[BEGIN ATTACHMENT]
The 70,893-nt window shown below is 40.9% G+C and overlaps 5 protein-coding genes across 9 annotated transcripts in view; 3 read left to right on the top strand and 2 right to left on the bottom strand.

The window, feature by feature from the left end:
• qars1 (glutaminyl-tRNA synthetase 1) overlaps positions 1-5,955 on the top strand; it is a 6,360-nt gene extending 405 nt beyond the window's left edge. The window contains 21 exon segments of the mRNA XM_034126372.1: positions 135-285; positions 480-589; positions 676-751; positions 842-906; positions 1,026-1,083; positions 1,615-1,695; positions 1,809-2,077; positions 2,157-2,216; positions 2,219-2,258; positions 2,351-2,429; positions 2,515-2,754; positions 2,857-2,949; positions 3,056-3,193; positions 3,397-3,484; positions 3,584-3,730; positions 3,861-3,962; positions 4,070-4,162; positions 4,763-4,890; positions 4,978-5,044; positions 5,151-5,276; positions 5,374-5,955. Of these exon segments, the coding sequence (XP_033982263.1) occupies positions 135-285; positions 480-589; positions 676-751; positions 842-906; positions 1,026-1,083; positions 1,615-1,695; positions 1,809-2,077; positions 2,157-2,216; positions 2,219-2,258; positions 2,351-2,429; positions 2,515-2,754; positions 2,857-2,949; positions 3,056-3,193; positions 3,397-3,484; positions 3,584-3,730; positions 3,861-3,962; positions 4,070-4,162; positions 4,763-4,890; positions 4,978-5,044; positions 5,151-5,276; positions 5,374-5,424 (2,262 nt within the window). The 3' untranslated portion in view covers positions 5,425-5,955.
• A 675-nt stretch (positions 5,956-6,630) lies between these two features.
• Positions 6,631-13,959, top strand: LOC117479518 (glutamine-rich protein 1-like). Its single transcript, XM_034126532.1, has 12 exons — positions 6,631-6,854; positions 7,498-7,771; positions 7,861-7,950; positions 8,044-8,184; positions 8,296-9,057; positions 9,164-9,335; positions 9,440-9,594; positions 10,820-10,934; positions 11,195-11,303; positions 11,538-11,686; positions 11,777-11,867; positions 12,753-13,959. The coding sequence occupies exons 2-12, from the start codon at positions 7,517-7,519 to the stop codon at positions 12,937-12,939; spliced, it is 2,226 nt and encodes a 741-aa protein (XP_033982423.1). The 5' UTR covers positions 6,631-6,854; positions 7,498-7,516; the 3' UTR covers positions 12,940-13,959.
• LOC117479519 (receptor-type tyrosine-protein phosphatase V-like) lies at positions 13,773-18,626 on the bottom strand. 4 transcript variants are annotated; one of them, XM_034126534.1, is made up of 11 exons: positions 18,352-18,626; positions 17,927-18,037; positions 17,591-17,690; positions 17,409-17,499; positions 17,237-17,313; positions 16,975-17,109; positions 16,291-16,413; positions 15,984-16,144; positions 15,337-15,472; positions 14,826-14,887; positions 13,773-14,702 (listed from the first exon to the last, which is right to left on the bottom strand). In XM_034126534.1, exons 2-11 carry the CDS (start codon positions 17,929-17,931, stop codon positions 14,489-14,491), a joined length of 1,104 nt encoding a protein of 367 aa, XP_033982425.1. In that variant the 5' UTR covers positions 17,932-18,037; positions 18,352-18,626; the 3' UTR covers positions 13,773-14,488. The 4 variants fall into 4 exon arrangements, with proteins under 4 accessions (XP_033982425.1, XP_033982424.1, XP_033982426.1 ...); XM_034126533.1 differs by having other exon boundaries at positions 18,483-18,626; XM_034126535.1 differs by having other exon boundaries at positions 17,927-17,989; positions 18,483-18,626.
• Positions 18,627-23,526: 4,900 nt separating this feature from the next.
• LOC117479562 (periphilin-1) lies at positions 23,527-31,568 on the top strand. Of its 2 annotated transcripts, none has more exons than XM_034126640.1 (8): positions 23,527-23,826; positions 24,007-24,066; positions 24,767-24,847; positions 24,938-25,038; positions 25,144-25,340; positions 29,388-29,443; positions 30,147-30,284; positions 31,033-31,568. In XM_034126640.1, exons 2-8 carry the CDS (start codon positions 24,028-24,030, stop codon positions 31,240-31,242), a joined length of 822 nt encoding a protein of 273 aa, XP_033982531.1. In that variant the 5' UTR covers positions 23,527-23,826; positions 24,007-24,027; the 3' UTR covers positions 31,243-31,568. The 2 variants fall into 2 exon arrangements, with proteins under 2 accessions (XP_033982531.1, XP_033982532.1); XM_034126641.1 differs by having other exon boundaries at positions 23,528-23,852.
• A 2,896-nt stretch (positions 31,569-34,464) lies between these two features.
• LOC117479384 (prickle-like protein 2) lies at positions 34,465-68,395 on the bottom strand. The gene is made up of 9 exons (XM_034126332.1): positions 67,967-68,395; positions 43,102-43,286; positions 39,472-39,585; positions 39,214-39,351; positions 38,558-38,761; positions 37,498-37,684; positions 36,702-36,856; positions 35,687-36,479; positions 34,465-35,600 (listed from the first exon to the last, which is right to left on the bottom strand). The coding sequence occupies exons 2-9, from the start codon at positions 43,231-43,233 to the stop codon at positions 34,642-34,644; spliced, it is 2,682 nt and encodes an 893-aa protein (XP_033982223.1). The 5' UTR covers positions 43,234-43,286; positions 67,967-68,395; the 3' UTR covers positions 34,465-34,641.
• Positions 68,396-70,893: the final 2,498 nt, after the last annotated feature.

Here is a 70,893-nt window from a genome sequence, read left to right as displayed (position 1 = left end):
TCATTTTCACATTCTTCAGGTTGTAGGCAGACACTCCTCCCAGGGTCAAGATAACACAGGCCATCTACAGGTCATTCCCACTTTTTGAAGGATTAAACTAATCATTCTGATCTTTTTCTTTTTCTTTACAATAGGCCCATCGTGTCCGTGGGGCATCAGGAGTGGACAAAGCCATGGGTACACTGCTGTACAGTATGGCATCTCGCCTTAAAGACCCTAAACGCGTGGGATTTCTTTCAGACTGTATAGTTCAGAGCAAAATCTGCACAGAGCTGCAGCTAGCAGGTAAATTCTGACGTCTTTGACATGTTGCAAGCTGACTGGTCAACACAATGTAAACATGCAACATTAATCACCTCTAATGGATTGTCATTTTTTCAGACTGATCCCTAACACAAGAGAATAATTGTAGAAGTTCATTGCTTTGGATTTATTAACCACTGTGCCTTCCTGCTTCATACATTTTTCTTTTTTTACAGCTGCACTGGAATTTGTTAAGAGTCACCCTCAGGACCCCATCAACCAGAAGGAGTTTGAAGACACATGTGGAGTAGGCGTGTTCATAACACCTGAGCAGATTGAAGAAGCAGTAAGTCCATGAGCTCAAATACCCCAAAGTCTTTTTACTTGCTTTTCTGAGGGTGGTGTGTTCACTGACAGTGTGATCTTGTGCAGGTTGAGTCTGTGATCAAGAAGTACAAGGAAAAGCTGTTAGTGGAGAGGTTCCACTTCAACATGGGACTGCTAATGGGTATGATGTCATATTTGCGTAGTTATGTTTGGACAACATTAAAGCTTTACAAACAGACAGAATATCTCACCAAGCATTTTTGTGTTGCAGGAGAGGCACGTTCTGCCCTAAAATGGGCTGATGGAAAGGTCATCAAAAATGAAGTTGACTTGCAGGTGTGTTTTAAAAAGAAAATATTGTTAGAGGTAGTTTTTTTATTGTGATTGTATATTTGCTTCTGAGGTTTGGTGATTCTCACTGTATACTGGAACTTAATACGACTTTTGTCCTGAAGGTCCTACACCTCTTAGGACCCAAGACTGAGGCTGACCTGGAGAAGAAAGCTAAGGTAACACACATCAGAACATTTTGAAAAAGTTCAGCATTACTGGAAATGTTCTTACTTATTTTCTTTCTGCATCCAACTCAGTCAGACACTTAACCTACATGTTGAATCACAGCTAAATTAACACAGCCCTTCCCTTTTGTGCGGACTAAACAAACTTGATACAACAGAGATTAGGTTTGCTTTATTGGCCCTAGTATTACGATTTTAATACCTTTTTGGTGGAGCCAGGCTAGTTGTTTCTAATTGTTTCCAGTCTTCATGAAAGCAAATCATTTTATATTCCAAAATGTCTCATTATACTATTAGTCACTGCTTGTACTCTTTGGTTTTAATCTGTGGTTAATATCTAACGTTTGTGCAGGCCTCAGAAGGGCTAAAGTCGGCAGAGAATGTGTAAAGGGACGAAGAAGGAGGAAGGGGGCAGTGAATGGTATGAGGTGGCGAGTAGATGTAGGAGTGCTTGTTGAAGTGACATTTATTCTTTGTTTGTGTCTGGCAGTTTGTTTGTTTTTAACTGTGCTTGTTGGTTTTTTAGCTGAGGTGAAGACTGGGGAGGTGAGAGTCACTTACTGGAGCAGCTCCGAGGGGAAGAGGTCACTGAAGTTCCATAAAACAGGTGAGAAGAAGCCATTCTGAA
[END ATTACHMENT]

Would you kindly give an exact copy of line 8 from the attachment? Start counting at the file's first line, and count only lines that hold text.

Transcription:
• LOC117479562 (periphilin-1) lies at positions 23,527-31,568 on the top strand. Of its 2 annotated transcripts, none has more exons than XM_034126640.1 (8): positions 23,527-23,826; positions 24,007-24,066; positions 24,767-24,847; positions 24,938-25,038; positions 25,144-25,340; positions 29,388-29,443; positions 30,147-30,284; positions 31,033-31,568. In XM_034126640.1, exons 2-8 carry the CDS (start codon positions 24,028-24,030, stop codon positions 31,240-31,242), a joined length of 822 nt encoding a protein of 273 aa, XP_033982531.1. In that variant the 5' UTR covers positions 23,527-23,826; positions 24,007-24,027; the 3' UTR covers positions 31,243-31,568. The 2 variants fall into 2 exon arrangements, with proteins under 2 accessions (XP_033982531.1, XP_033982532.1); XM_034126641.1 differs by having other exon boundaries at positions 23,528-23,852.